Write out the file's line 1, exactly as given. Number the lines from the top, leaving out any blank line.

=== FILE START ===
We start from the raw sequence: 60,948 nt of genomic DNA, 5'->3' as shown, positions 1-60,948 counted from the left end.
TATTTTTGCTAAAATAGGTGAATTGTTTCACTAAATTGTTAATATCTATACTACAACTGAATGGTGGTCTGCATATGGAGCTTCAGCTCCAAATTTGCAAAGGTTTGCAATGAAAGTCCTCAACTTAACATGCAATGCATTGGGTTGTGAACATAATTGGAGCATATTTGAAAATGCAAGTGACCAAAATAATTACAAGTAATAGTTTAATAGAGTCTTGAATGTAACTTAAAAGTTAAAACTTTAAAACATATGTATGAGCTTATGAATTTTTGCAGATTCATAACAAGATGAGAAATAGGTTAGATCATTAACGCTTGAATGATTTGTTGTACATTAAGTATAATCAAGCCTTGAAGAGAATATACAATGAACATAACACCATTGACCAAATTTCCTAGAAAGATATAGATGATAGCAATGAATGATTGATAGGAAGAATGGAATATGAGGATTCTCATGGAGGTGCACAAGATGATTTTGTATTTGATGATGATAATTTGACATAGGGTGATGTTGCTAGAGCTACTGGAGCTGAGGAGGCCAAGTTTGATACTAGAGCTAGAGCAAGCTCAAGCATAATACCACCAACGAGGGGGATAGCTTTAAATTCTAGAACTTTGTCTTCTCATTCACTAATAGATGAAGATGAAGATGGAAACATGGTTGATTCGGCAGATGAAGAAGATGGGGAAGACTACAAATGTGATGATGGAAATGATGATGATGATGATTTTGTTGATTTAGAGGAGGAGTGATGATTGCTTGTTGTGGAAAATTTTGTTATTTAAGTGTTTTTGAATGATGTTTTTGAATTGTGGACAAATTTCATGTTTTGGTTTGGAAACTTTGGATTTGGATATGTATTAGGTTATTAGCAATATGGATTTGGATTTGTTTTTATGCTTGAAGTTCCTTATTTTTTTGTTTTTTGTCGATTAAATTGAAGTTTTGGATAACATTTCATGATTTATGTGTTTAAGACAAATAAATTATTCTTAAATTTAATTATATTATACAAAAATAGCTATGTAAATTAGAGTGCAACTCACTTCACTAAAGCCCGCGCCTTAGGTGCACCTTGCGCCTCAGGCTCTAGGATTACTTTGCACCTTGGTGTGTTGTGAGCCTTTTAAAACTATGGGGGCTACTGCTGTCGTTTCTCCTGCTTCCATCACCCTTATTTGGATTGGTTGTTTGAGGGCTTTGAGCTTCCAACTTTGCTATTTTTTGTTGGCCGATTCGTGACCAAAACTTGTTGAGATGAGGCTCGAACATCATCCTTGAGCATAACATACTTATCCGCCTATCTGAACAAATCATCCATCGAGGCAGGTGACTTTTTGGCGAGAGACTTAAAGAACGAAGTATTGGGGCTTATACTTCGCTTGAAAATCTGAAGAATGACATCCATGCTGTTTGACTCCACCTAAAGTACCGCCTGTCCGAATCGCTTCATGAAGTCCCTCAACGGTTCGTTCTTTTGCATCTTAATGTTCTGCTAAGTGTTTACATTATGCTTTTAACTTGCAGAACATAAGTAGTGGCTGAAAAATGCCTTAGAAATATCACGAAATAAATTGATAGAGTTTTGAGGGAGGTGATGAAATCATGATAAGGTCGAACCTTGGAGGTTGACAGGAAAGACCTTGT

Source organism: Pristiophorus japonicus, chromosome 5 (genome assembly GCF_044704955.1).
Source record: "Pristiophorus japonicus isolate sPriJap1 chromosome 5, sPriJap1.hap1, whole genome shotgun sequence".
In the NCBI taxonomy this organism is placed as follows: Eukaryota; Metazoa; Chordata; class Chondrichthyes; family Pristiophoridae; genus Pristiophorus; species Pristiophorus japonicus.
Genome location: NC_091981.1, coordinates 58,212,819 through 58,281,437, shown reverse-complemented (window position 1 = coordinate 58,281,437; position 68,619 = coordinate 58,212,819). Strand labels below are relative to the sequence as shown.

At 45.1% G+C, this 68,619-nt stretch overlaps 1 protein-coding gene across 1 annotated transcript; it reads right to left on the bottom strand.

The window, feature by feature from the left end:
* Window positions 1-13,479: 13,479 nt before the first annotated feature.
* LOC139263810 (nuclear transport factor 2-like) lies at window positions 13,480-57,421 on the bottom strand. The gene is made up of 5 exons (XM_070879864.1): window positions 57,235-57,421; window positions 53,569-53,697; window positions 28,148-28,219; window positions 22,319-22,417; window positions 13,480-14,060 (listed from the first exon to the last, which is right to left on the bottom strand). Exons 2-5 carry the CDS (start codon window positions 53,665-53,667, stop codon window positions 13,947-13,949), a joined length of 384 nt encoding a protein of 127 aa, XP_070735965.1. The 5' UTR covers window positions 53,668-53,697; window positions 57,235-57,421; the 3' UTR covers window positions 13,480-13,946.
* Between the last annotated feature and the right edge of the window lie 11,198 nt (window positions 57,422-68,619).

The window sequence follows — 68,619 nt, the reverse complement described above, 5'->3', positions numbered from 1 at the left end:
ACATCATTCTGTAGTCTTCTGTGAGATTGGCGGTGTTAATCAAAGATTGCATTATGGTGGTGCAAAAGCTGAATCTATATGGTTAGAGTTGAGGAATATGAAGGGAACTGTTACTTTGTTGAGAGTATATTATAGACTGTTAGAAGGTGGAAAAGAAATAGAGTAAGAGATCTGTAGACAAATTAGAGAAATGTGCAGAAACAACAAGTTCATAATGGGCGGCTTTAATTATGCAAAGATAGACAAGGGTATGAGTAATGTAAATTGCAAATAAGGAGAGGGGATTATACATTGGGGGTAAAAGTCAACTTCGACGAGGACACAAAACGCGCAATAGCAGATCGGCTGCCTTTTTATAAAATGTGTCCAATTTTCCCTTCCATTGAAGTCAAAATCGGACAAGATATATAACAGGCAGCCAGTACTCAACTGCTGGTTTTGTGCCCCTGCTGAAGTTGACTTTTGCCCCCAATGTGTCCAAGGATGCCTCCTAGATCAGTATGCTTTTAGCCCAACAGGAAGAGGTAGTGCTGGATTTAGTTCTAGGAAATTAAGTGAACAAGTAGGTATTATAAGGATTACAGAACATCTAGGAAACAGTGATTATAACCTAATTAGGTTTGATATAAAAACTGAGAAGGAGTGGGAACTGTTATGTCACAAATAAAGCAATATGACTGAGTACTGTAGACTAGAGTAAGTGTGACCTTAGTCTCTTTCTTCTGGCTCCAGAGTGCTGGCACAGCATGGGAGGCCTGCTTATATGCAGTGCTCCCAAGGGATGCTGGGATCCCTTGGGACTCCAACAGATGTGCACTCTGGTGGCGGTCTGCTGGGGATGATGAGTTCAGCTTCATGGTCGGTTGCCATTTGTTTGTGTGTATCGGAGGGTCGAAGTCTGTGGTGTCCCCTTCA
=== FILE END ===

We start from the raw sequence: 60,948 nt of genomic DNA, 5'->3' as shown, positions 1-60,948 counted from the left end.